Environmental Puzzles, Challenges, and Collecting All That Stuff
This wouldn’t be a 2017 title without a good amount of collecting, and Mario+Rabbids handles that very well. While progressing through any of the 4 worlds, you will encounter a number of environmental puzzles, with varying degrees of difficulty. Often, these puzzles are necessary to complete in order to progress to the next chapter, but in other situations, they will lead you to treasure chests.
Treasure chests can hold a variety of different items, but more often than not, they will include artwork, soundtrack songs, or 3D models that you can view in one of the buildings the hub area of Peach’s Castle. When you complete each world, and return to it to try your hand at the chapters again, you will be able to see through the in-game men, how many chests you have left to find, broken down further by collection chests and weapons chests.
Cooperative play is alive and well in Mario+Rabbids, and although you won’t be able to play through the campaign together, there are a good number of cooperative scenarios to play through, with more coming through DLC. These cooperative scenarios function much the same say the solo campaign, except that each player controls 2 characters instead of 3, but actually giving the team an extra character overall.
I found playing cooperatively with someone else added an entirely new level of depth to the gameplay. Unless you plan to make all the decisions yourself, debating with your partner on what move will likely be the correct move is pretty fun, and often times what you want to do won’t be possible, making both players adapt to the situations as they unfold. I’m not sure how much I’ll play this mode as my wife and I both prefer playing the solo campaign, but it’s a worthwhile addition that everyone should check out once or twice.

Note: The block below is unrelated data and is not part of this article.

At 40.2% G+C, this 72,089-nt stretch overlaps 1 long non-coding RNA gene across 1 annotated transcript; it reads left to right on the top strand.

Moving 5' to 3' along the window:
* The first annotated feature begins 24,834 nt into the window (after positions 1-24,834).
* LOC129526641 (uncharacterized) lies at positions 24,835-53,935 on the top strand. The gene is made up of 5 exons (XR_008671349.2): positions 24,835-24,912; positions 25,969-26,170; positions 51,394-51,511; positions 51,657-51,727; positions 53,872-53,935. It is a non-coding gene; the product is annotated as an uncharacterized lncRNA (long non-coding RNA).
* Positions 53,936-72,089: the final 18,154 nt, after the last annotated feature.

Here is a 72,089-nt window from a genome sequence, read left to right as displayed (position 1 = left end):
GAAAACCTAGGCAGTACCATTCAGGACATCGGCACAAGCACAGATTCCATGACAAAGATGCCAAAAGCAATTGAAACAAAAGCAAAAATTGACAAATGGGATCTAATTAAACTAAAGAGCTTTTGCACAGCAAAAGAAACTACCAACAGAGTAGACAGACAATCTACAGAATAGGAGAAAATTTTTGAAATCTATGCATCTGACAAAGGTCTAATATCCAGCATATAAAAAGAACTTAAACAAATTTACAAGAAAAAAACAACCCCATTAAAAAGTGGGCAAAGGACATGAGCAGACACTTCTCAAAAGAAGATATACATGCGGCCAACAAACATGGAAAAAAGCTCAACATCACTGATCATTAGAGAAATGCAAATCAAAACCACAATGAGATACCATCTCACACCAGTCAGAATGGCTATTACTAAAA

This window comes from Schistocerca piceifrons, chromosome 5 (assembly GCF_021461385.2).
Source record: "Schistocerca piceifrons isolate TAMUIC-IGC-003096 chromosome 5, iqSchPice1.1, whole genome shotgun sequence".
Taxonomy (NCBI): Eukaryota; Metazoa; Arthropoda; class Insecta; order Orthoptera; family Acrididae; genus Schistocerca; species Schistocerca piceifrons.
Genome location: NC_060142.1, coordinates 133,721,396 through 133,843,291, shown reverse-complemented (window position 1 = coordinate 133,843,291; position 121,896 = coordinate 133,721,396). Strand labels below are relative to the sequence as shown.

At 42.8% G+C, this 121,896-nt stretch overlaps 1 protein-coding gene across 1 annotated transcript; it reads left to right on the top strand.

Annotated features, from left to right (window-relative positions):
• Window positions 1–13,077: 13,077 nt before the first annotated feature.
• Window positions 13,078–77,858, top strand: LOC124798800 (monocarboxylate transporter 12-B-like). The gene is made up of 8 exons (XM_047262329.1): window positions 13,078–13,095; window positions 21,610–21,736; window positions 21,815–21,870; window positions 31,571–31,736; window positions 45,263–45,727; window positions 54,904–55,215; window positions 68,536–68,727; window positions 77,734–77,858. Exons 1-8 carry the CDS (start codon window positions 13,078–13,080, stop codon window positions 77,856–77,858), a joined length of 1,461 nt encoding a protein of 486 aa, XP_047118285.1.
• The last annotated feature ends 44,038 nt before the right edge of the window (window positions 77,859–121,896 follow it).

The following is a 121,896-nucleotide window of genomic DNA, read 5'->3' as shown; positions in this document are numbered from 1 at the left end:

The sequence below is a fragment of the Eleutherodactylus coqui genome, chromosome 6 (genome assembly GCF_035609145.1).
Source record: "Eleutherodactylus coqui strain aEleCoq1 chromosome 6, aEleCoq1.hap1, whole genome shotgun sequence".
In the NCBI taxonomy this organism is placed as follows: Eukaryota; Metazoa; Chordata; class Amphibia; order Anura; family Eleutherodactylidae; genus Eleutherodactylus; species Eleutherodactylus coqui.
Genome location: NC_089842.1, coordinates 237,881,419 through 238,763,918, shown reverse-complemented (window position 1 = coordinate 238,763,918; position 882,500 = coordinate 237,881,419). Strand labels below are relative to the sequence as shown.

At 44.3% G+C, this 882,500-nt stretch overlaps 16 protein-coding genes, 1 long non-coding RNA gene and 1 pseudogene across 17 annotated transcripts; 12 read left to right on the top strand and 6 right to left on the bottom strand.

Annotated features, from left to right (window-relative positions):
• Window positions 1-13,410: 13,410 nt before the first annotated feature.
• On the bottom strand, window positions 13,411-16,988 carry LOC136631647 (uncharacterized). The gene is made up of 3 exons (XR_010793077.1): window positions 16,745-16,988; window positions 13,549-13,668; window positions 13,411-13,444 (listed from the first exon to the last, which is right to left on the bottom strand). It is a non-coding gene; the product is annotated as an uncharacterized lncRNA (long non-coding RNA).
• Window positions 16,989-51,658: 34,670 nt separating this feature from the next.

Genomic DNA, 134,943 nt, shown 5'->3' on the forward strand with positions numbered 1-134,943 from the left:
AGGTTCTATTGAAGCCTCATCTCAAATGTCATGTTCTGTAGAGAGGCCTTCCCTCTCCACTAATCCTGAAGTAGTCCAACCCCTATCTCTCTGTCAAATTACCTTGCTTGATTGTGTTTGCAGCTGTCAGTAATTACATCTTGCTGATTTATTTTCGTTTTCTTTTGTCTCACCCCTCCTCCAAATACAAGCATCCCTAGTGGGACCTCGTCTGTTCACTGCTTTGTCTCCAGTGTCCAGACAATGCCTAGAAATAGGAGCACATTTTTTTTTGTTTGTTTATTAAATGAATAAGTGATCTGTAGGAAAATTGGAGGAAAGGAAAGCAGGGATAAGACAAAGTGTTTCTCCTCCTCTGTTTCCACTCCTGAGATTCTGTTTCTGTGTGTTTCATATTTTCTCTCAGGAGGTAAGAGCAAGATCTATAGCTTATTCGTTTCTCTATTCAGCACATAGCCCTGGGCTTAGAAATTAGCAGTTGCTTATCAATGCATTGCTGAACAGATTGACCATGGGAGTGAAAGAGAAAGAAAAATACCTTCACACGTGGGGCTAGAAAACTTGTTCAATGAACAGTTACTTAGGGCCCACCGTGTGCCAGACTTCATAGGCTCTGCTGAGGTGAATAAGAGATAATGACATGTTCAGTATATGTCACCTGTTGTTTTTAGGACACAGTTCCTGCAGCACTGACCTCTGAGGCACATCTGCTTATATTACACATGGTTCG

When the previously announced DLC for Mario+Rabbids comes out this fall, additional cooperative maps will be available for players to tackle. By then, I’m sure many day one buyers will have completed the single player experience, and will be itching for more Mario+Rabbids Kingdom Battle gameplay!
I’ve already written well over a 1000 words gushing about how much I’ve enjoyed Mario+Rabbids Kingdom Battle, but I must admit it’s not perfect. For one, I really wish Ubisoft would have included a undo button during battle, as I often made decisions accidently when moving cursors around the map, and in certain situations, it was the difference between winning and losing a chapter. That being said, Ubisoft has taken the Mario franchise and taken it where it’s never been before with this tactical turn-based adventure. While I’m still skeptical about lending out the Mario name to big name developers, I’d hand the reigns over to Ubisoft again in a heartbeat!